DD's reception class 90% boys - will this be a problem?

(48 Posts)
hattyyellow Tue 23-Apr-13 10:32:33

Bit worried. Youngest daughter starts school in September and she will be one of only 2 girls in a class of 15. She's never really clicked with the other little girl who will be starting, this little girl will also be heading off to prep school at 7 years old.

DD is a girlie girl, ballet and fairies etc - unlike my other children who are much more tomboyish.

A lot of the little boys starting are very lively summer borns and much as they are really lovely little boys, my immediate concerns are (1) the class being very noisy and unruly and a lot of time being spent calming down the children (2) DD not having that close female friendship that many little girls have at primary school (I know that does come with lots of falling outs too!)

I'm more than happy for her to play with boys, the princess thing is inherent in her rather than created by me. But I feel sad that she won't have many girls to play with and that she will be left out.

Any advice/experiences very much appreciated.

NeoMaxiZoomDweebie Tue 23-Apr-13 12:27:41

how old are the older DC? No chance of them walking to school while you drive the younger one elsewhere? I pulled my DD1 out of her original primary as she was one of only 4 girls and even that wasn't enough.

jamtoast12 Tue 23-Apr-13 12:28:46

In my dds reception class there is very much a divide between the boys and girls... My dd wouldn't play with the boys and all the kids are the same! And they are in equal numbers.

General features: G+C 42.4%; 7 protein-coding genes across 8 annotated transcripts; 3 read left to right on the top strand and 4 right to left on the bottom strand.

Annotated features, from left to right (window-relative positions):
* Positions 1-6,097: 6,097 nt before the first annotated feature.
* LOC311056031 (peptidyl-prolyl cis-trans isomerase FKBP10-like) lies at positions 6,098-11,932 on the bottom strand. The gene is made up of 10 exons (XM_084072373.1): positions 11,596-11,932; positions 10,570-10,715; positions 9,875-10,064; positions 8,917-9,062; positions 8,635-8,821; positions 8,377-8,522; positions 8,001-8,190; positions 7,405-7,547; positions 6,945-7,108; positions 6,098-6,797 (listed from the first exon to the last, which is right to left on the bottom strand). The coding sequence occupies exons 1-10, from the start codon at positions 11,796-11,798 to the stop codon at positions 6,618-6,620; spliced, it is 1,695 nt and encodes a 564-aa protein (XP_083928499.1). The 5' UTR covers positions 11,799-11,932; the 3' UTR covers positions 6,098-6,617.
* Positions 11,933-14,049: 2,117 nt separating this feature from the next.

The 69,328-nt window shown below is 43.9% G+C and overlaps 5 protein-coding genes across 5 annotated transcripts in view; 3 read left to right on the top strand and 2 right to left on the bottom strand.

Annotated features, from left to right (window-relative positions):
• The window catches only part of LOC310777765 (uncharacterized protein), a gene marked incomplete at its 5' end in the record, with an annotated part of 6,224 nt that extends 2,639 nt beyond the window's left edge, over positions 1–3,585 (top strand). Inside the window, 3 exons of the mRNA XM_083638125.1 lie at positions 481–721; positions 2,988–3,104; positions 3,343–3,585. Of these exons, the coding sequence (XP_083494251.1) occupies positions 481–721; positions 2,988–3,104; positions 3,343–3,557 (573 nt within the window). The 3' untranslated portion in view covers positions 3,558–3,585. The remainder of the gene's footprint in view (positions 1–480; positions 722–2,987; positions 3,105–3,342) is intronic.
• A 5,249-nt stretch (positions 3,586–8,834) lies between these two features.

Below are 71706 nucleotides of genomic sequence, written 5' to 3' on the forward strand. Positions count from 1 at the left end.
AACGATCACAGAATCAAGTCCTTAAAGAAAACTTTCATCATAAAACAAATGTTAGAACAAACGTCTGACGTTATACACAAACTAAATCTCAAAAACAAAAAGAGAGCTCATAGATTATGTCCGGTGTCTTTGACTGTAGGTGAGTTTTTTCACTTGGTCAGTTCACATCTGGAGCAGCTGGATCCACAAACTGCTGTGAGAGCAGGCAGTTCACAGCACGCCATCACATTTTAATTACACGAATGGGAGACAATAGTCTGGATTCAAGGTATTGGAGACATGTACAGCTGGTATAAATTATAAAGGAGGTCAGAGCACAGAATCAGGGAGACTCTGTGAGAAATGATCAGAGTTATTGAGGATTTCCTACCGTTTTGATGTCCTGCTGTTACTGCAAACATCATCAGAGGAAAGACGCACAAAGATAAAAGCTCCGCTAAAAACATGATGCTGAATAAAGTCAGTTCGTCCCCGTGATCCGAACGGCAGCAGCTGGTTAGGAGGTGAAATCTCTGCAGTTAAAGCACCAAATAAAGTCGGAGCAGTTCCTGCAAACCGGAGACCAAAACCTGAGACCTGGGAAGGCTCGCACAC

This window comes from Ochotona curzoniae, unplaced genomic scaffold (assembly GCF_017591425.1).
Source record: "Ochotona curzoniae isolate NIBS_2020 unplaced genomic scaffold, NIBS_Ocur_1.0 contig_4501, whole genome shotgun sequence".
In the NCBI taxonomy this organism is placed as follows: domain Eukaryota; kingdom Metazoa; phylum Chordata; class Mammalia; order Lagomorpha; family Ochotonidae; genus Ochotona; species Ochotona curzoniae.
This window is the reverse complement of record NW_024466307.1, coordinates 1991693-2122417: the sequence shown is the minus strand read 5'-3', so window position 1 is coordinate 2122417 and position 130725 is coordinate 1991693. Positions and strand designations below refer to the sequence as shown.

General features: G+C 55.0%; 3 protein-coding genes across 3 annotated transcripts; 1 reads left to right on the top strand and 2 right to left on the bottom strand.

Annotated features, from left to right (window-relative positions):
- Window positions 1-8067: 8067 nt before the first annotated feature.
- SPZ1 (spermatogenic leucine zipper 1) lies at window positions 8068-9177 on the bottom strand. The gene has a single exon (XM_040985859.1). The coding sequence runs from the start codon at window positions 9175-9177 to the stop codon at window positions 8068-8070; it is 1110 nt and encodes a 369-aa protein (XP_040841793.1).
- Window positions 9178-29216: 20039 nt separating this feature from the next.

If they do mix in year one, she will still be the new girl which may or may not be a good thing. I'd have to move her I think which is a nightmare given you have siblings in there. Such a hard situation. My dd1 is 8 and is in a reading group with 2 boys and her teacher said she reads totally different in class (no expression) etc because she is so shy in front of them. I'd ask the teacher what they could do but would be very unhappy with the idea.

I was one of 3 girls in reception in a year group of 48ish. I loved it but was moved to a girls school for year 1. I found the move very hard as I went from being 'special' to being one of lots of girls and moving into existing friendship groups. If you anticipate needing to move your DD at a later stage then this could be a consideration. Otherwise it sounds like it is for one year only, until going into mixed age classes and reception isn't a bad year to do it as there is less "boys smell" and "I hate girls" at this younger age.